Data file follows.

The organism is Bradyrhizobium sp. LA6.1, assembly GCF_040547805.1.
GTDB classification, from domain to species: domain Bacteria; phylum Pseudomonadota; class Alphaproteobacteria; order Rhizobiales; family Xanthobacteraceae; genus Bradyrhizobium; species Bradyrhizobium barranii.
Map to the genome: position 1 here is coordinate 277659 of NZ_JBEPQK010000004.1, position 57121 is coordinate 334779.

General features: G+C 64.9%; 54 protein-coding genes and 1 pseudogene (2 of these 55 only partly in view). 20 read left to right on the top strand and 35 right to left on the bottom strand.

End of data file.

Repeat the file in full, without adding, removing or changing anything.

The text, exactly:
The organism is Bradyrhizobium sp. LA6.1, assembly GCF_040547805.1.
GTDB classification, from domain to species: domain Bacteria; phylum Pseudomonadota; class Alphaproteobacteria; order Rhizobiales; family Xanthobacteraceae; genus Bradyrhizobium; species Bradyrhizobium barranii.
Map to the genome: position 1 here is coordinate 277659 of NZ_JBEPQK010000004.1, position 57121 is coordinate 334779.

General features: G+C 64.9%; 54 protein-coding genes and 1 pseudogene (2 of these 55 only partly in view). 20 read left to right on the top strand and 35 right to left on the bottom strand.